Posts about books I’ve read
“I’m sorry, Dave. I’m afraid I can’t do that.”
If you know your Science Fiction, and maybe even if you don’t, you recognize the iconic line from the HAL 9000 in Stanley Kubrick’s masterpiece, 2001: A Space Odyssey. HAL was the artificial intelligence who, while incredibly smart, was driven to violence by the directives provided by his human creators.
Artificial intelligence is a staple of science fiction, and it’s a trope that enables writers to examine what it means to be human, what it means to create life and what our responsibility to that life we create actually is. And further, it enables us to tell stories about what that life might want to do to us in return.
There have been brilliant examples of stories in the AI genre. Colossus: The Forbin Project is a terrifying vision of what could happen if the tools of war are handed over to a machine intelligence designed to make war more efficient. The Terminator, with all it’s lean savagery, is another take on what happens when the machines come online and want control. (more…)
Other than in my first attempt at novel writing, which we shall speak of no more, for it is legendary in its awfulness, I write queer characters. They aren’t all queer, but my heroes are. The whole raison d’etre of both my standalone novel, Chasing Cold, and my Maverick Heart series is to write the kind of heroes I loved growing up, but make them unapologetic in whatever flavour of queerness they called their own.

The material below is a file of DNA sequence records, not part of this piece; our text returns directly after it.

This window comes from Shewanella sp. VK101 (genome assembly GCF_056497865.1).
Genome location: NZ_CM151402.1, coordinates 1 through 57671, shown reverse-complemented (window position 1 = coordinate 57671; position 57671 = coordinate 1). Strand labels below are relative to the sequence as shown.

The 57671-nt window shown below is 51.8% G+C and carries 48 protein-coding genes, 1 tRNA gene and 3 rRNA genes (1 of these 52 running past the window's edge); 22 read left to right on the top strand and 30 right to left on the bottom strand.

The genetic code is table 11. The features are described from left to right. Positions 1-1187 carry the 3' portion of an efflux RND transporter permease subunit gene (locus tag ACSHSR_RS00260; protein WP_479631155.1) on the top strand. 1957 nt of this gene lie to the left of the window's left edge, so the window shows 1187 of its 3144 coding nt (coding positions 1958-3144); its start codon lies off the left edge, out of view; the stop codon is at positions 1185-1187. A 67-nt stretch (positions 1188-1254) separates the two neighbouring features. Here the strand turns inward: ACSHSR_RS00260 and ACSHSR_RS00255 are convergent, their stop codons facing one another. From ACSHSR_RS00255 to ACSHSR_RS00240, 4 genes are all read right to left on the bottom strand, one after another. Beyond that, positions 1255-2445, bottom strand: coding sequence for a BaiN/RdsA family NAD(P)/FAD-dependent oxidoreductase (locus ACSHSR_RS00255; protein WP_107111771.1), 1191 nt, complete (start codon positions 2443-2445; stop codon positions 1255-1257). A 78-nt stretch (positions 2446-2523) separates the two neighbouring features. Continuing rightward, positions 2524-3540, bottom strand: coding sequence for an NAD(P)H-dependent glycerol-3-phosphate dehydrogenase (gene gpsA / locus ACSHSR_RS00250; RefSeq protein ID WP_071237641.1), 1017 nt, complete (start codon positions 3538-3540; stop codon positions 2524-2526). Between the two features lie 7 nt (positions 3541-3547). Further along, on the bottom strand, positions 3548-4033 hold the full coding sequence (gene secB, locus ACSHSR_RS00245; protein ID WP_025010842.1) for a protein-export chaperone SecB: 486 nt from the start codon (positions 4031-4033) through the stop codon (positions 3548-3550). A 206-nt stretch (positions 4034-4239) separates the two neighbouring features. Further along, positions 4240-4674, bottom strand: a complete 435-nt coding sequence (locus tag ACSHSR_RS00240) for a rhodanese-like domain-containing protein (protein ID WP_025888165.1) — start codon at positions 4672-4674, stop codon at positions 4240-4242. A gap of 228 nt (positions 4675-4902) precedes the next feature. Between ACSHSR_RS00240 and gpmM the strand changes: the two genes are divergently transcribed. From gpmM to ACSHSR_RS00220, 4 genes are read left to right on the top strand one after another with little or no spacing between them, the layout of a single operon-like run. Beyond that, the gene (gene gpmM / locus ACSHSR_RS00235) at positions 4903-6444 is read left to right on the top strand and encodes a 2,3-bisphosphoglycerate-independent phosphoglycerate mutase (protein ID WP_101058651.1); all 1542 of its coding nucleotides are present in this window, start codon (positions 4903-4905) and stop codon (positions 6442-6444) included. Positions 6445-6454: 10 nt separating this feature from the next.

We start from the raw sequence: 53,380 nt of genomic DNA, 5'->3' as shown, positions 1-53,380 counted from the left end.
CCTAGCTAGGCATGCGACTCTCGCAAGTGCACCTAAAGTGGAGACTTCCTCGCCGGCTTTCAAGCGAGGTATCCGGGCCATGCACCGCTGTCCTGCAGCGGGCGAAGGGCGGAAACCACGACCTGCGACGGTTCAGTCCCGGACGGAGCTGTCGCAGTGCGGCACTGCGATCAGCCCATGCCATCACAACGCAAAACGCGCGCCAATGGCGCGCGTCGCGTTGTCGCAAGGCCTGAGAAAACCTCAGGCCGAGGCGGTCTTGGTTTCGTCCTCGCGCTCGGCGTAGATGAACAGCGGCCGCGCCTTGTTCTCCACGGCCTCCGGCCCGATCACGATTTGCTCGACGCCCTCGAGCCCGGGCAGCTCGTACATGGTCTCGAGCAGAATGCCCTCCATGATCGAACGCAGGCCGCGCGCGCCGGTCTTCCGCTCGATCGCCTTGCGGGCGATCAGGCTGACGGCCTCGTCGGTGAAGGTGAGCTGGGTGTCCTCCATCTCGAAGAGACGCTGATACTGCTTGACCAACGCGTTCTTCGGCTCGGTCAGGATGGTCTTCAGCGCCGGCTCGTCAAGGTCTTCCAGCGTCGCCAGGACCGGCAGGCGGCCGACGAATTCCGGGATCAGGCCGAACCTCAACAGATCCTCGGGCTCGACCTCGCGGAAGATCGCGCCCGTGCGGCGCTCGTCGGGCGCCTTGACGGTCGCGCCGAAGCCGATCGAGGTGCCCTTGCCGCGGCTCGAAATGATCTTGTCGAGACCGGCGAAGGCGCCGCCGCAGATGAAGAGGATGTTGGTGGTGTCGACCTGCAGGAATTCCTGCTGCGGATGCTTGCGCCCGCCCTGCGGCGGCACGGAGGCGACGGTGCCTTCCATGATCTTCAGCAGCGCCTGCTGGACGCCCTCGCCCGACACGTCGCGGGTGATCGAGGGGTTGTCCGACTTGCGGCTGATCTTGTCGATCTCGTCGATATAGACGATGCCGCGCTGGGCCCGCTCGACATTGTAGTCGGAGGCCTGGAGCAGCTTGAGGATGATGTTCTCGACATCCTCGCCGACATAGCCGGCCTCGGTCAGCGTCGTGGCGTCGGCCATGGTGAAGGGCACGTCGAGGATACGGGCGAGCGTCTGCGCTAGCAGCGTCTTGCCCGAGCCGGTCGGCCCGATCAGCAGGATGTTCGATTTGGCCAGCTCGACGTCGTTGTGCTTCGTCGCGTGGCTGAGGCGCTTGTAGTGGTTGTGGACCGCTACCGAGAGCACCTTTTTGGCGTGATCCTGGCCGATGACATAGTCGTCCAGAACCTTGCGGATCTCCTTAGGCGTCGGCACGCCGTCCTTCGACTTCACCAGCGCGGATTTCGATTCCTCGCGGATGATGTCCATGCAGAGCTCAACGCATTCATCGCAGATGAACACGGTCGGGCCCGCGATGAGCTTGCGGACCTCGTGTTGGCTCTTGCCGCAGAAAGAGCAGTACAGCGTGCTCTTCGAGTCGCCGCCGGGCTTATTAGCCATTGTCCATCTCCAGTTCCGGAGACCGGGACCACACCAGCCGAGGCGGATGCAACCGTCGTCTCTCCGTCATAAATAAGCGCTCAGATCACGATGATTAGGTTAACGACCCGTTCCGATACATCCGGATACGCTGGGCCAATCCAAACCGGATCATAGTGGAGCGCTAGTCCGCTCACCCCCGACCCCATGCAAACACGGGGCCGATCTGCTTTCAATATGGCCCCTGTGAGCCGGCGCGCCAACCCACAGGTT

In the early days of what would eventually become Soul’s Blood, I submitted to a press in Edmonton run by Candas Jane Dorsey. As it turned out, I was going to be in town, and she very graciously took me to lunch and gave me feedback on my very early efforts. And one of her comments formed a cornerstone of how the novel and series would grow.